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The English Sources of the Bill of Rights

In response to:

Our Timeless, Timely Constitution from the April 20, 2017 issue

To the Editors:

In his—as always—thought-provoking review of Akhil Reed Amar’s essays on the US Constitution [NYR, April 20], Jeremy Waldron suggests the possibility of reading the Fourth Amendment disjunctively, so as to permit warrantless searches so long as these are reasonable—something only capable of being decided ex post facto.

The movers of the amendment will have been well aware that in 1765 the English Court of Common Pleas, in the celebrated case of Entick v. Carrington, had upheld verdicts against the king’s officers for trespass to land and goods on two separate grounds. One was the invalidity of a search warrant issued by a minister of the crown rather than a magistrate or judge. The other was the extent of the warrant, which purported to authorize the seizure not simply of incriminating materials but of all Entick’s books and papers—an unreasonable search, in other words, even assuming a valid warrant. The requirement that a search warrant be specific in its scope has always, in consequence, been regarded in English law as essential to the reasonableness of a lawful search.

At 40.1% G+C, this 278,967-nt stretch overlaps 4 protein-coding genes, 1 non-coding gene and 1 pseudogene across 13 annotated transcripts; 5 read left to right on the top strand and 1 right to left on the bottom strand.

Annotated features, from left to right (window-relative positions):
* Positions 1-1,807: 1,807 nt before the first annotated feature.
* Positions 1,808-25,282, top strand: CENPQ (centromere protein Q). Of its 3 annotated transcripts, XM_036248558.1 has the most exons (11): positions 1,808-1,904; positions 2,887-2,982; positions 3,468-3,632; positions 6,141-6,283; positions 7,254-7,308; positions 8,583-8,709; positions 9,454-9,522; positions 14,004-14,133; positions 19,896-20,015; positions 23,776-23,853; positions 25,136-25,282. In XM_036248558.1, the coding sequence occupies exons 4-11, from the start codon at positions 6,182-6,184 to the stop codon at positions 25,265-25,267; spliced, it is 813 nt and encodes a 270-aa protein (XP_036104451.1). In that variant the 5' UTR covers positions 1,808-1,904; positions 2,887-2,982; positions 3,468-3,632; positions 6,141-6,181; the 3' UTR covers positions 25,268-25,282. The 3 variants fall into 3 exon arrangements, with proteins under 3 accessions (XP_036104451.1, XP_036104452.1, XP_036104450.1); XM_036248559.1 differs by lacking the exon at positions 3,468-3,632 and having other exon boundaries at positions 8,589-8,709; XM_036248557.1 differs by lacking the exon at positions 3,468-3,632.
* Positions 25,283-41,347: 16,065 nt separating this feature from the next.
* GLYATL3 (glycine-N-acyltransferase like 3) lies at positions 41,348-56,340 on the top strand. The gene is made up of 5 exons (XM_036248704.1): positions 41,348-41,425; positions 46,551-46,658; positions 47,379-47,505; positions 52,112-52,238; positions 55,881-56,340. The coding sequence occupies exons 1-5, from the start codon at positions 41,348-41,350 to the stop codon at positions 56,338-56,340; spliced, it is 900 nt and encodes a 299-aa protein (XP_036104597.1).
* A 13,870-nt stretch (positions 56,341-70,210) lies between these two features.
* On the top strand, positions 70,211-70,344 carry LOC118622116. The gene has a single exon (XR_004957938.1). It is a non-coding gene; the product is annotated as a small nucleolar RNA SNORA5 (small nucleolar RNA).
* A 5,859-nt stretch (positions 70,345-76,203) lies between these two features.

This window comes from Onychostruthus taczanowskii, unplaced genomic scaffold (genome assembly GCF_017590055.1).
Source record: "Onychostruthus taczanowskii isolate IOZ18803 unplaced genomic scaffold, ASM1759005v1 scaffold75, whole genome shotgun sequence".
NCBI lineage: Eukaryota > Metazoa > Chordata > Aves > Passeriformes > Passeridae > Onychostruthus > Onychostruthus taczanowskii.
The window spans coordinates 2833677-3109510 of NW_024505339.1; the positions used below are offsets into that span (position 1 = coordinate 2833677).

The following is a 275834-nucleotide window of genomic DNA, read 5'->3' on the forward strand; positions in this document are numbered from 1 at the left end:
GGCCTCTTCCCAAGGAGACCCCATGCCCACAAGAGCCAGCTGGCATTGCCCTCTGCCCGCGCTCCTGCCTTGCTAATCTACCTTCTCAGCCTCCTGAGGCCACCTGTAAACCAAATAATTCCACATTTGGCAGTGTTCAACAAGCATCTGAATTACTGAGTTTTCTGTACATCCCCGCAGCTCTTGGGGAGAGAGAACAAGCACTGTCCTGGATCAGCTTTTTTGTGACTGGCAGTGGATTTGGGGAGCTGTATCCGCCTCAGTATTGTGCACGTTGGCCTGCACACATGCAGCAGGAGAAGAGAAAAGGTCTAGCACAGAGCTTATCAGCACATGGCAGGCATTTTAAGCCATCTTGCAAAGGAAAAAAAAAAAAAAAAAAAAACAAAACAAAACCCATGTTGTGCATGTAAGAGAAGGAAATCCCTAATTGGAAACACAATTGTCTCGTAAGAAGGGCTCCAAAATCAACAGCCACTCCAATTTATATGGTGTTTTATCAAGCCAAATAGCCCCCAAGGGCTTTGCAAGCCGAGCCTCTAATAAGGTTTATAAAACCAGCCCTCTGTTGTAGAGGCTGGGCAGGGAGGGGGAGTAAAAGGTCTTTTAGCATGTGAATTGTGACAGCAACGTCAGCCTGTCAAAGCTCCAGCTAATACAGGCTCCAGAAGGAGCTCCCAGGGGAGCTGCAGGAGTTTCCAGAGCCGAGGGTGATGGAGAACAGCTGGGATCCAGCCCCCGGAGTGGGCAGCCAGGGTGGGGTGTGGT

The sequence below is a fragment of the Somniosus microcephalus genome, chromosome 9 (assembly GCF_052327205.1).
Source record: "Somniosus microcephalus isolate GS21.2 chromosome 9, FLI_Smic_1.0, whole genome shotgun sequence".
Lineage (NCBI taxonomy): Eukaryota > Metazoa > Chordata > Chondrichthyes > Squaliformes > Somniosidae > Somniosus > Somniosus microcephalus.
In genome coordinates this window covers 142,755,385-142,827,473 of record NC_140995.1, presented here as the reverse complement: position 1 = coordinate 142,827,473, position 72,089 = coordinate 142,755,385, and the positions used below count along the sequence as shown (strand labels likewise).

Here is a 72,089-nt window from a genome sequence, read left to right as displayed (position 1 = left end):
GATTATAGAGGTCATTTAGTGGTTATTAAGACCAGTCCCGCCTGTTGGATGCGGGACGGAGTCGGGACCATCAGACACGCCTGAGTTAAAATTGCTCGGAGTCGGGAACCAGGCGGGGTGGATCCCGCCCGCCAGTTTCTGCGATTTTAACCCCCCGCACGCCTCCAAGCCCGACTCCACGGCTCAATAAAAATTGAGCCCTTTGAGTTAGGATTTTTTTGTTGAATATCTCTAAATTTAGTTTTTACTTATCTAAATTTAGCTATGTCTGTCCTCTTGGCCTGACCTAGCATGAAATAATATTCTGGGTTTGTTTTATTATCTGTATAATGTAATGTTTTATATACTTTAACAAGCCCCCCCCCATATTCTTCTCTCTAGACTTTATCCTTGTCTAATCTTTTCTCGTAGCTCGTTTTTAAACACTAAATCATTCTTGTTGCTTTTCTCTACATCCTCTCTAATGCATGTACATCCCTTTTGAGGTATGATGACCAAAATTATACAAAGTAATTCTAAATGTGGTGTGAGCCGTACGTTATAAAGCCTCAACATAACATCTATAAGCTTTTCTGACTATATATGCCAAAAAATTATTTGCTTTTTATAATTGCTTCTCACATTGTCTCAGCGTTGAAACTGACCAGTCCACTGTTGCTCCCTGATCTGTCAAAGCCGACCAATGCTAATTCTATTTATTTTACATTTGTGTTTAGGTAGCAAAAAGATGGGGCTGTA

Professor Waldron mentions the English Bill of Rights of 1689 as a precursor of the constitutional bar on cruel and unusual punishments. But official history has airbrushed a more relevant English precursor: the Instrument of Government, which in 1653 created the office of lord protector, naming its first incumbent as Oliver Cromwell and setting up a short-lived republican constitution—Britain’s first and only such document—which in several respects foreshadowed the American presidential model of government.

Little attention has been paid to the two-way migration of radicals in the mid-seventeenth century between the American colonies and England. Governor Winthrop’s journal for 1645 records the departure for England of four Massachusetts Bay settlers to fight for Parliament in the Civil War. One of them was Thomas Rainborough, who famously intervened in the Putney debates between the Levellers and the Army commanders in 1647 to assert: “The poorest he that is in England hath a life to live as the greatest he…. Every man that is to live under a government ought first by his own consent to put himself under that government.”

Rainborough, a brave and resourceful military commander, was killed, but his brother William, who saw the Civil War out, returned to the colony, as others of the settlers had already done. It may not be wholly fanciful to suppose that some of the ideas of the English republic returned with them.

Sir Stephen Sedley
Faculty of Law
Oxford University
Oxford, England